Car predicates 0.99 0.99

arguments 0.98 0.99

Apartment predicates 0.97 1.00

arguments 0.92 1.00

All predicates 0.98 0.99

arguments 0.95 0.99

results constraint recognition1
Results: Constraint Recognition

Recall Precision

Appointment predicates 0.98 1.00

arguments 0.94 1.00

Car predicates 0.99 0.99

arguments 0.98 0.99

Apartment predicates 0.97 1.00

arguments 0.92 1.00

All predicates 0.98 0.99

arguments 0.95 0.99

e.g. missed:

“any Monday of this month”

“most days of the week”

“a nook”

“extra storage”

results constraint recognition2
Results: Constraint Recognition

Recall Precision

Appointment predicates 0.98 1.00

arguments 0.94 1.00

Car predicates 0.99 0.99

arguments 0.98 0.99

Apartment predicates 0.97 1.00

arguments 0.92 1.00

All predicates 0.98 0.99

arguments 0.95 0.99

e.g. missed:

“I want a Toyota with a cheap price, 2000

would be great …”

The system incorrectly concluded that

“2000” was a price.

experiment constraint resolution
Experiment: Constraint Resolution
  • Tested appointment and car-purchase domains
  • 16 human subjects
    • The best-5 near solutions from 19 appointments
    • The best-5 solutions from 32 cars
  • Compared human selection with system selection
results constraint resolution
Results: Constraint Resolution

(appointment domain)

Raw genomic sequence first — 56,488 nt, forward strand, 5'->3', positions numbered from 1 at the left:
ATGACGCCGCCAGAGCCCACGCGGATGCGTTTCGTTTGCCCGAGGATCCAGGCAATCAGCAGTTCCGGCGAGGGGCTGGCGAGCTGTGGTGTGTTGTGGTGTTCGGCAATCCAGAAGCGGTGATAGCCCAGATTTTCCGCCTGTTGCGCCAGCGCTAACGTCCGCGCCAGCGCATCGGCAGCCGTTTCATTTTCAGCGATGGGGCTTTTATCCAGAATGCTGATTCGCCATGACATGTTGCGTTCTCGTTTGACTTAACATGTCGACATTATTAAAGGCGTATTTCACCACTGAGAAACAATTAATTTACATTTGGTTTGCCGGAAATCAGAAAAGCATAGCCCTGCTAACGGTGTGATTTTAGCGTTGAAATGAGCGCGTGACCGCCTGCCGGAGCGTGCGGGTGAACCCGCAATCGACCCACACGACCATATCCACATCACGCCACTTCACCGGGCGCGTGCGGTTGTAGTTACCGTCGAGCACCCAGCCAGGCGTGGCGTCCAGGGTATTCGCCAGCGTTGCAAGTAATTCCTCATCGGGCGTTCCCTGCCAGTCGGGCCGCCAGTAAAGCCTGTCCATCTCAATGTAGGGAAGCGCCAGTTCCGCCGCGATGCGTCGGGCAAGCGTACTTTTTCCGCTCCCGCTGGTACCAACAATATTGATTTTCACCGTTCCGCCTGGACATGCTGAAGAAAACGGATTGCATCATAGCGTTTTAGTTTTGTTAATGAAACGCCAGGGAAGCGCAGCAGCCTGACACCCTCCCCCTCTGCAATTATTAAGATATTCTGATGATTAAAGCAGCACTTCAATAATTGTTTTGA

 = 0. 74 (“substantial agreement”)

Observer-agreement test:

results constraint resolution1
Results: Constraint Resolution

(car-purchase domain)

 = 0.67 (“substantial agreement”)

Observer-agreement test:

experiment system usability
Experiment: System Usability
  • 12 subjects: 8 in the senior-database class and 4 in the master’s program
  • Evaluated functionalities
    • Regular specification (only AND constraints)
    • Advanced specification (AND, OR, & Negation)
    • Constraint elicitation suggestions
    • Constraint relaxation suggestions
    • Best-k solutions
    • Best-k near solutions
    • Usefulness of the system
results request specification
Results: Request Specification

Regular specification is enough to specify all my requests.

Without disjunctions and negations I was not able to specify my requests

contributions
Contributions
  • Free-form service specification
  • Effective constraint resolution
  • Knowledge-based service creation
    • Only static knowledge
    • No code required
  • Ontology-based web services
    • Service decoupling resolution
    • Data heterogeneity resolution
  • Fully working prototypes
future work
Future Work
  • Conditional constraints

Example: if the appointment can be scheduled this week, schedule with Dr. Carter; otherwise schedule with Dr. Adams

  • Composite service requests

Example: coordinated multi-ontology instantiations (vacation planning)

  • Trust: predictability, transparency, etc.
  • Security: secure information exchange